Why having an office inventory list is essential and how to do it right.
So we know that inventory lists are not the kind of thing that gets business owners excited, that is until something happens and the time comes to claim on your insurance. When you’re filling out your claim form, you’ll probably remember the big things, computers, machinery and the like, but what about the smaller items, which may be low cost but could also add up in value!
When something bad happens to your business, such as a fire, theft or malicious damage, the costs incurred could be significant. Consider how quickly you could claim if you didn’t have complete records? Creating an inventory list will help consolidate records and manage your response to such an event, without relying on a foggy memory.
Waiting for a claim to be paid so that you can get your business running as per usual can be a stressful time, so you’ll want to speed up the process and eliminate the need of proving ownership, and a good way to get this done is by having an office inventory list.
When setting about creating an office inventory list there are some key things to think through – we have put this guide together to help make it easy.
Generally, when making an inventory list people either use a visual format, for example photographs and videos along with a description of all the items, or a written format, most commonly a spreadsheet, to create a list of insurable office items.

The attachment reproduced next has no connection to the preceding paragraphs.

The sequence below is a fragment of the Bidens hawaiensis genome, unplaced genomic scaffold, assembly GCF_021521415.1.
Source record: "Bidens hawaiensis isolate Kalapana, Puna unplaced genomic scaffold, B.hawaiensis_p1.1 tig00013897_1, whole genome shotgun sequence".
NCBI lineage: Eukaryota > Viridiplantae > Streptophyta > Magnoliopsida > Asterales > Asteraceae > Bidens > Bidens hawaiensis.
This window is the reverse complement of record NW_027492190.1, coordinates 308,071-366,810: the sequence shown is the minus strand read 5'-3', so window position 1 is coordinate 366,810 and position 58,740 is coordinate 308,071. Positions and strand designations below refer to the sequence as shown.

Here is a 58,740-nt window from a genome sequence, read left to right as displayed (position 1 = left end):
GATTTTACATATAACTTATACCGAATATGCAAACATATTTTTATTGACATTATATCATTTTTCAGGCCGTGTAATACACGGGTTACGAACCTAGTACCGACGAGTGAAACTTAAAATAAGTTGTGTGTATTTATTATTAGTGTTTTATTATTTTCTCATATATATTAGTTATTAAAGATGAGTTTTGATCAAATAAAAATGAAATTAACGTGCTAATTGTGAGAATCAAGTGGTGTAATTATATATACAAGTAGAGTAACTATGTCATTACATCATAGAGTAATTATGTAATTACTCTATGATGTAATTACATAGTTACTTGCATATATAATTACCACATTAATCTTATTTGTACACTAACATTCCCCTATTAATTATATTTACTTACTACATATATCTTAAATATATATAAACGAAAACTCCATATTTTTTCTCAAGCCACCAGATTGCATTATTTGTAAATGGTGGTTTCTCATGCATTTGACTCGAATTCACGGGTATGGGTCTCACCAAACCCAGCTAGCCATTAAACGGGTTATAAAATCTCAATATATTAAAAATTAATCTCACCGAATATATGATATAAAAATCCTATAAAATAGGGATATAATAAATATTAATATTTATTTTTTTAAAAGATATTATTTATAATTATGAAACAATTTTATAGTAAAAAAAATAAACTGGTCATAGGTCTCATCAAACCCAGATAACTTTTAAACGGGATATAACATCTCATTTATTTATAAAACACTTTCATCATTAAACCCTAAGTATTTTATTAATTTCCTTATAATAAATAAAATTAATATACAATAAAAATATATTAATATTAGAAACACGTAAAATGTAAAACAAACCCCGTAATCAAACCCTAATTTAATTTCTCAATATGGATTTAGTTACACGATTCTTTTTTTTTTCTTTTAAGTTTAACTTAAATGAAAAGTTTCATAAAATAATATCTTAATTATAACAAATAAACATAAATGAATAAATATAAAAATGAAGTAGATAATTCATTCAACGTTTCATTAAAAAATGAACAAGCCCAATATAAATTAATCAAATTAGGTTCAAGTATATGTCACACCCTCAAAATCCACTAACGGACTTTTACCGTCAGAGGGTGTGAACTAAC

The most comprehensive way is a combination of both, this will not only give you a complete list to check against, but a visual of your items to allow for a more accurate valuation. TIP: Make sure your photos are also date stamped!
Next think about categorising all your assets – consider distinct areas such as electronics, machinery, office furniture, fixtures, signage and accessories. You may also want to organise your list by location, or room.
As you are putting your list together be sure to include details such as serial numbers, value and purchase dates and remember to keep copies of all receipts and tax invoices. When it comes to time to make a claim you can send all this documentation together. When compiling the inventory, note that the sum insured (assuming that the inventory is contents) should be the replacement value of the inventory, not the market value.
Regardless of what system you use it is important to ensure you keep your list safe. You can make copies of your inventory list – keeping one on site at the office and one off-site (just in case you can’t get back into the office to get the original list or it is destroyed). The best way to store it online is on the cloud such as Google Drive or Dropbox, where you can access the list anywhere anytime. You can also save it on a thumb drive or external hard drive either in a safety deposit box at a bank or another secure location.
Think of this as a ‘living’ document, which means adding items as they come into your business and deleting them when you get rid of them as well. This will also help you to ensure that when you review your insurance, you have the right level of cover for your contents – because there is nothing worse than being underinsured when it comes to making a claim!
While this can all be quite time consuming, it is will save a lot of time and heartache in the long run.